Saturday, May 21, 2005

Star Wars and Downfall

Twenty-five years ago today, Star Wars: Episode V - The Empire Strikes Back opened in cinemas nationwide. What a different world we lived in, in 1980!

Now the Star Wars saga is complete. Early Thursday morning, May 19, just a few minutes after midnight, I – along with thousands of other fans – saw Star Wars: Episode III - Revenge of the Sith.

By chance, less than 48 hours later, I saw another film, the Oscar-nominated Downfall (Der Untergang), which is playing this week at Charlottesville’s Vinegar Hill Theatre.

This may seem like an odd pairing – sci-fi blockbuster and art-house historical feature – but there is a connection between these two films that I had not anticipated. Star Wars: Episode III shows how tyranny begins. Downfall, which follows the last 10 days of Adolf Hitler, shows how tyranny ends. In seeing both films, audiences know the ultimate outcome.

Star Wars Empire Strikes Back Darth VaderAlready pundits are using the final chapter in the Star Wars saga to claim it for their point of view. Historical and political parallels are there, to be sure, but they tend to lie in the eye of the beholder. The most obvious comparisons are with Rome’s transition from Republic to Empire or with the collapse of the Weimar Republic and the rise of the Third Reich. Such comparisons come short, of course. For instance, the Roman Senate did not have representatives from far-flung territories but only from Rome itself.

Others see more contemporary comparisons. Some see Chancellor Palpatine as a sort of George W. Bush, using foreign adventures to circumscribe dissent and destroy the Bill of Rights. Others might see a former seminary student (say, Joseph Stalin) turning evil and becoming a ruthless dictator. There is even one line by Palpatine that could have been in a recent speech by Ukrainian President Viktor Yushchenko, though the script was written long before the incident I have in mind (Yushchenko’s disfigurement by political enemies) occurred. There are Cold War comparisons and War on Terror comparisons. There are comparisons regarding domestic politics and comparisons regarding foreign policy.

The pivotal line in Revenge of the Sith is delivered by Senator Padmé Amidala, at a meeting of the galactic senate where dictatorial powers are handed to Palpatine by pliant legislators: “So this is how liberty dies, to thunderous applause.”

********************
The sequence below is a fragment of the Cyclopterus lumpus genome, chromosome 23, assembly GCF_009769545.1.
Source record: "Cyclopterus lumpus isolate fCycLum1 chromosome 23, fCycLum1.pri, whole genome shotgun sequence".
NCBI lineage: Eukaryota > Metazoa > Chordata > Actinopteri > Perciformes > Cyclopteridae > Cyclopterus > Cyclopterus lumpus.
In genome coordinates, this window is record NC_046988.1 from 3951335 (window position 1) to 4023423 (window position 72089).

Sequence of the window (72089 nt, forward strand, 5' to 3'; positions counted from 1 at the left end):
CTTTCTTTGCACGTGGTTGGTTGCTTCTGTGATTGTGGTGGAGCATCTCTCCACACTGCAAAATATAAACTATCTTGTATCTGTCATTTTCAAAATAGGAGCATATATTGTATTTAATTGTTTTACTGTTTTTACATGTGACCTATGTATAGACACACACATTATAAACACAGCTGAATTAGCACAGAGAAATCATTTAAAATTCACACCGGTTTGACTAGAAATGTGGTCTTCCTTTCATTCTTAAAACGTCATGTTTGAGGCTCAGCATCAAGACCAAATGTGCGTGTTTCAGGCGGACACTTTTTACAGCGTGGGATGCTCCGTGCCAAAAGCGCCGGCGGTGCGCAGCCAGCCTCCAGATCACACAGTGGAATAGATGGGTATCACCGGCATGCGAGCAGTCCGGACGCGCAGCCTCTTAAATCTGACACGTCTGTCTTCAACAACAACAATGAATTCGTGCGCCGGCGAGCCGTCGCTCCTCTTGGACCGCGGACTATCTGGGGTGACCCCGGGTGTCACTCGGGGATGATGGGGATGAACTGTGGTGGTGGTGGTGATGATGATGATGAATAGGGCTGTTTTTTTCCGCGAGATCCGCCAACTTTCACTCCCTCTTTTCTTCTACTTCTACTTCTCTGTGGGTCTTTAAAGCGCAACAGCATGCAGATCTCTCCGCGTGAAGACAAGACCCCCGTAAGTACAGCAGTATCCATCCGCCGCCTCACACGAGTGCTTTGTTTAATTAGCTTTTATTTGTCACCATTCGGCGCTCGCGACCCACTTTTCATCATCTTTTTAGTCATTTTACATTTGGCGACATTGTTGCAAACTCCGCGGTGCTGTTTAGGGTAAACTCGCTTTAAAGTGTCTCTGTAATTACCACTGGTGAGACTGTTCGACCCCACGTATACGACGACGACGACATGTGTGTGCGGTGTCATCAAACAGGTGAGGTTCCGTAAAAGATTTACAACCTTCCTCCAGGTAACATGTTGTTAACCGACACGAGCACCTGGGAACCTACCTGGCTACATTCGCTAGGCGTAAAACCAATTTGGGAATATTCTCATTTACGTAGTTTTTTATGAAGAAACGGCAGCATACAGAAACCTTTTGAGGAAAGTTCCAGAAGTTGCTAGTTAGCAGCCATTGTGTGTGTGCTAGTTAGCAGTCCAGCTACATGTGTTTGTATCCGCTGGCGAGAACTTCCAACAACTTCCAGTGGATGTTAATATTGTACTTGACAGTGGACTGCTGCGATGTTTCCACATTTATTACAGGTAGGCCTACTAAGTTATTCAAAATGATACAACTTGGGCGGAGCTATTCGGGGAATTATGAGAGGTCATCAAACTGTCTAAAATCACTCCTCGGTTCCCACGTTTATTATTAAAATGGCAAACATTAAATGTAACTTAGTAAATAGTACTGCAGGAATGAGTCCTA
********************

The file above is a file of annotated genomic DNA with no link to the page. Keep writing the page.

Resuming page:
I do not wish to dwell on the political import of Revenge of the Sith. Others are doing that so much better, including blogger Tim Hulsey and New York Times columnist John Tierney. One thing is clear: The second trilogy (Episodes IV-VI) is more about personal redemption than about politics. The first trilogy is about politics, no matter how you interpret the type of politics at issue.

Downfall Adolph Hitler movies Star WarsDownfall tells a story that is familiar in all but the details. Based on two books -- Joachim Fest's Inside Hitler's Bunker: The Last Days of the Third Reich and Traudl Junge's memoir, Until the Final Hour: Hitler's Last Secretary -- it shows the brutality of war in the destruction of Berlin by the Red Army’s crushing onslaught -- real people, civilians and soldiers both, suffer. It shows the Hitler we all recognize from newsreel footage, the madman foaming at the mouth. But it also shows Hitler’s softer side – in one early scene, he comforts his secretary by saying “When I dictate, sometimes I make mistakes.” (Whether that is a double entendre also in the original German, I do not know.)

In Downfall, we see the “true believer” in the person of Magda Goebbels, who murders her children rather than let them face the prospect of growing up in a world without National Socialism, and then commits suicide with her husband, Joseph. We see Eva Braun, trying to boost morale by calling for music and dance amidst the blasting sound of artillery explosions. And we see those who lived through the war as if protected by a womb, unaware of the events encircling them, the secretaries and cooks and nurses who served Hitler’s inner circle, primarily the film’s main character, Traudl Junge.

The irony of Downfall is that, while we know that Hitler’s demise means the end of Nazi tyranny, it is also the beginning of Soviet tyranny over East Germany and most of Central and Eastern Europe. The Red Army may be liberators in April 1945, but they are oppressors for the next 45 years. The Soviet Union thus becomes the only one of the aggressor states at the beginning of World War II that achieves its war aims, and then some.

Knowing what has transpired in the past sixty years, since the incidents portrayed in Downfall, makes me curious about what happens after Episode VI of the Star Wars story. What happens after the Return of the Jedi and the defeat of the evil empire? Can peace be maintained? Will prosperity and stability ensue? Will democracy and republican governance return? Or will one tyranny be supplanted by another, as happened in Eastern Europe?

Would George Lucas answer those questions, given the shift in theme from trilogy one to trilogy two? Would a third trilogy bring us back to the political issues of Episodes I-III?

Alas, given Lucas' protestations that he is finished with the series, it appears we will never know.

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